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NBA Daily: Fixing The Minnesota Timberwolves

Ben Nadeau continues Basketball Insiders’ “Fixing” series by taking an in-depth look at the Minnesota Timberwolves.

Ben Nadeau

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Moving right along in Basketball Insiders’ yearly lottery-bound recaps, your talented and perennially disappointing Minnesota Timberwolves are up next. Our ‘Fixing Series’ aims to diagnose team-wide issues and offer future plans of attack heading into the offseason. And for what the Timberwolves lacked in the realm of consistent basketball, they made up for it in the drama department. From Jimmy Butler to Tom Thibodeau and everything in between, it’s been another eventful season for Minnesota — but one that still finds them far away from legitimate contention.

Armed with former lottery picks and a budding All-NBA centerpiece, Minnesota’s inability to put together a full campaign has become annual frustration. Still, there’s always next year and with a building block like Karl-Anthony Towns locked down, that hope will remain both palpable and plausible. The early season trade that brought in Dario Saric and Robert Covington for a disgruntled star will move the needle for seasons to come — but what must come next? First things first, however, the Timberwolves need to lock down their next head coach — whether that’s Ryan Saunders or not — and get ready to reload in June’s draft.

What Is Working?

In short order, the biggest and brightest successes for the Minnesota Timberwolves in 2018-19:

1. Karl-Anthony Towns

This paint-roaming menace is a special cat, let’s get the most obvious statement out of the way.

Towns is flat-out good. In fact, the former Wildcat had a near run-in with death last month and then responded by absolutely destroying his opponents over the next eight games — officially making the race for an All-NBA berth far more intriguing. Only two centers make more three-pointers per game than Towns — Brook Lopez and Kevin Love — but neither of them matches the 7-footer’s remarkable 40.1 percent mark. He’s a back-to-back All-Star, beloved by Minnesotans everywhere and continues to shoulder the franchise’s postseason hopes with each successive season.

As far as the unicorn discussion goes, Towns may not get as much hype as Giannis Antetokounmpo or Anthony Davis, but he’s the type of multi-faceted superstar that will run an opposing team over without warning. Towns ranks in the top ten for both blocks and rebounds, loaded the added bonus of shooting above 50 percent in all four seasons of his career thus far — an efficient game-changer from start to finish.

24 games: That’s the amount of 15-plus rebound efforts Towns has pulled down in the 2018-19 campaign, topping it all off with a 27-point, 27-board, four-block masterpiece against New Orleans. If he plays in his final three contests this season, Towns will have missed only three others in the last four years combined — an Ironman-level of reliability. Sooner than later, Minnesota will put the right tools around this flexible, impossible-to-defend big man and this team will flourish, undoubtedly.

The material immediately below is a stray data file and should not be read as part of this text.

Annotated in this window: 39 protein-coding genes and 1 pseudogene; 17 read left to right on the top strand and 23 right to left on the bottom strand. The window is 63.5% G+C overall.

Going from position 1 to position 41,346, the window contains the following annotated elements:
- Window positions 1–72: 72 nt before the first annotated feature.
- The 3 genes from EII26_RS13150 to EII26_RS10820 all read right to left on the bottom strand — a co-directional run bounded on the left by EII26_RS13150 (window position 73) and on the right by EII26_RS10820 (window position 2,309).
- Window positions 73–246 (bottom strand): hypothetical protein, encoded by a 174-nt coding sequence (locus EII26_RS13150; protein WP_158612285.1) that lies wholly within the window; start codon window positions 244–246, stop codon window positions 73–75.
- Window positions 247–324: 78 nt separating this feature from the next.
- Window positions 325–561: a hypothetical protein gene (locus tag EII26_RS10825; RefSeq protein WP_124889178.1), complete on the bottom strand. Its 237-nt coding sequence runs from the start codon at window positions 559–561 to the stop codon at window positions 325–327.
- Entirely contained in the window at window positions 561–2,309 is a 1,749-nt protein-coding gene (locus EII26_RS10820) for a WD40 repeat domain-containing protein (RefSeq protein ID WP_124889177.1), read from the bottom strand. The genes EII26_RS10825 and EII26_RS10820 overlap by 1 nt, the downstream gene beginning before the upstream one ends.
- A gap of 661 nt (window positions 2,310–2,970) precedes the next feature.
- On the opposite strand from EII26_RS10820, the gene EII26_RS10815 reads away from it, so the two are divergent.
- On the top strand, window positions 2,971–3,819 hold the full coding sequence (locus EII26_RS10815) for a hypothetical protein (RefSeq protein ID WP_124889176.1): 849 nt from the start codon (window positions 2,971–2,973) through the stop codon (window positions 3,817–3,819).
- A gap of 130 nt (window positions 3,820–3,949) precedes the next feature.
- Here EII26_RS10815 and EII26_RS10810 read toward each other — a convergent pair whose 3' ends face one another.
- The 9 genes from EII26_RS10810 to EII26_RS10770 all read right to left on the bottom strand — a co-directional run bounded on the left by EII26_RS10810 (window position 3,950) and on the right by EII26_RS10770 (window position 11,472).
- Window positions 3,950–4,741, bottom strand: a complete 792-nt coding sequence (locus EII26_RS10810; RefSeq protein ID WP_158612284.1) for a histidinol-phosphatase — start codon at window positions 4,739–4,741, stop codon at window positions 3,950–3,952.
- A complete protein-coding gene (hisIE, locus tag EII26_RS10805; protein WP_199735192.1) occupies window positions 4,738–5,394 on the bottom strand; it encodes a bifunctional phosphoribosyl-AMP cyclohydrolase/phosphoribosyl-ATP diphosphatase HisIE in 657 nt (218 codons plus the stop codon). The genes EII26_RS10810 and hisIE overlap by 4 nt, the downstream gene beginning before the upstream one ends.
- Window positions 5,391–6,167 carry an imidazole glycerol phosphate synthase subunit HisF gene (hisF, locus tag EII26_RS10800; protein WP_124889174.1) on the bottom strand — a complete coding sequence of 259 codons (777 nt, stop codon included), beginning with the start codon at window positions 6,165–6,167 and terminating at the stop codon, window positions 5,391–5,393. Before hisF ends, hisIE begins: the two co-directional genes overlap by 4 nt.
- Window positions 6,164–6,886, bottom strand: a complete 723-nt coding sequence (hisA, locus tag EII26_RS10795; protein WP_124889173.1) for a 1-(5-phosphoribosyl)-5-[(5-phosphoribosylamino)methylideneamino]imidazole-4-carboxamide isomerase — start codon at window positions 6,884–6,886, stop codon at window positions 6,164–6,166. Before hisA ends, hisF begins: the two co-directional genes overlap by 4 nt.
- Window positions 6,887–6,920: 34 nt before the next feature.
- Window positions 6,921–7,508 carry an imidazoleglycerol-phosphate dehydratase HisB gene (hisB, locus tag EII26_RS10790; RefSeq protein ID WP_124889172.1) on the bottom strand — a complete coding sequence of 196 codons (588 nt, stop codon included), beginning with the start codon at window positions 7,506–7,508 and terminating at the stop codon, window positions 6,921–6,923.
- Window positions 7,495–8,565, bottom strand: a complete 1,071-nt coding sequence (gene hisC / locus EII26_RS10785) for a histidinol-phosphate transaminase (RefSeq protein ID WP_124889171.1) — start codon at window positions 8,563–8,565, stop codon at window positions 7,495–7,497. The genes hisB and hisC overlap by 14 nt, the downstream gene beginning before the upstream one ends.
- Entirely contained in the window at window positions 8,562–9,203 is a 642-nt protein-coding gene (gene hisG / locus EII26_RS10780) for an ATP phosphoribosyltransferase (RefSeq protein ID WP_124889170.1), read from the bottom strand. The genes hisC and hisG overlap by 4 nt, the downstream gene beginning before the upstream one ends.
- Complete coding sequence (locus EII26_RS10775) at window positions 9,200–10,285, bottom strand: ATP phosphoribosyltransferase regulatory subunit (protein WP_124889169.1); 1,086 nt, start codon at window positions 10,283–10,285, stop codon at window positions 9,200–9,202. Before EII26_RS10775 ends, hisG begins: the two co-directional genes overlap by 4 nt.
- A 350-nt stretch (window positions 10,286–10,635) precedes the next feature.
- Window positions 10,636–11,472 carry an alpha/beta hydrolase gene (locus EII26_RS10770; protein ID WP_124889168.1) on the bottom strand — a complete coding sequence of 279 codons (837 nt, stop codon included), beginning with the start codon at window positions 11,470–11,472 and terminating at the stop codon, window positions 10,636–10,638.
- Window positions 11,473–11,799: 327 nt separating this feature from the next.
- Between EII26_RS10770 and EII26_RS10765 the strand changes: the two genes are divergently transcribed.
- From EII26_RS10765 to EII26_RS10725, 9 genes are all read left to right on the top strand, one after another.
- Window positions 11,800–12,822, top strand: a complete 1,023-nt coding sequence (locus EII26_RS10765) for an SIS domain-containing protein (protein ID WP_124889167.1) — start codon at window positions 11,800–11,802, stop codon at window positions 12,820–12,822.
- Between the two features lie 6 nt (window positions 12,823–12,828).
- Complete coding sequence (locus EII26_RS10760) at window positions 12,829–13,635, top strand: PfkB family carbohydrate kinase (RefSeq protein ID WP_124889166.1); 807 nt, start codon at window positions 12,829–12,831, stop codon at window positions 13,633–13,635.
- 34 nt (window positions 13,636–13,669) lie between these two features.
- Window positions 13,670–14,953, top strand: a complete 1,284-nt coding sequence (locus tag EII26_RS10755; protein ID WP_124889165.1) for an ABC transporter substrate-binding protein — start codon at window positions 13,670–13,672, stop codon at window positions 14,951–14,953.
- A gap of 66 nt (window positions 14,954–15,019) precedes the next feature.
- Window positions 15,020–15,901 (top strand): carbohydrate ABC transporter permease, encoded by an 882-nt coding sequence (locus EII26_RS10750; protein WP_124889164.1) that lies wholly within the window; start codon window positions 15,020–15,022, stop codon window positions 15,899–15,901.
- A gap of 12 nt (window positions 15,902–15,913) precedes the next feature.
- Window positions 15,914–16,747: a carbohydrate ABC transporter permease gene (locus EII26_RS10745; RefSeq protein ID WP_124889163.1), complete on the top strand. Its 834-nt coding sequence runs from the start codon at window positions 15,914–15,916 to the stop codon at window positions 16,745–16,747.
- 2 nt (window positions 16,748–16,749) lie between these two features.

And at 23 years old, it’s scary to think the best for Towns is yet to come.

2. Ryan Saunders

Ryan, the son of late coaching legend Flip, took over the reins on an interim basis in early January and although the results have been mixed, he’s earned another shot. First and foremost, he’s gotten the ball to the aforementioned Towns at an even higher rate and helped the famously-inefficient Andrew Wiggins to shoot more efficiently, a gargantuan task in of itself. But as far as shrewd business moves go, leaning harder on your potential Future Hall of Famer is always an easy, reliable first step.

If Towns does end up snagging an All-NBA selection — and a whole yacht’s worth of extra cash — then he’ll know exactly who to thank. The center himself has already thrown himself behind the new coach, recently mentioning that “[Saunders has] done a lot to earn it . . . I think he’s a great candidate for the job.”

In terms of a stamp of approval, it doesn’t get any better than that.

Minnesota originally had eyes for the postseason when they dismissed Thibodeau, but Saunders has done well with his fractured puzzle. Tasked with implementing Dario Saric and Robert Covington into the mix — then losing the latter for the season in January — and dealing with injuries to Derrick Rose and Jeff Teague, plus finding playtime for rookies Josh Okogie and Keita Bates-Diop, Saunder has responded optimistically.

It’s hard to tell if Saunders is the long-term answer just yet — the Timberwolves are just 17-22 under him — but if Minnesota isn’t going with a full rebuild (logistically and financially, they cannot), then giving the league’s youngest head coach another whirl seems like the appropriate choice.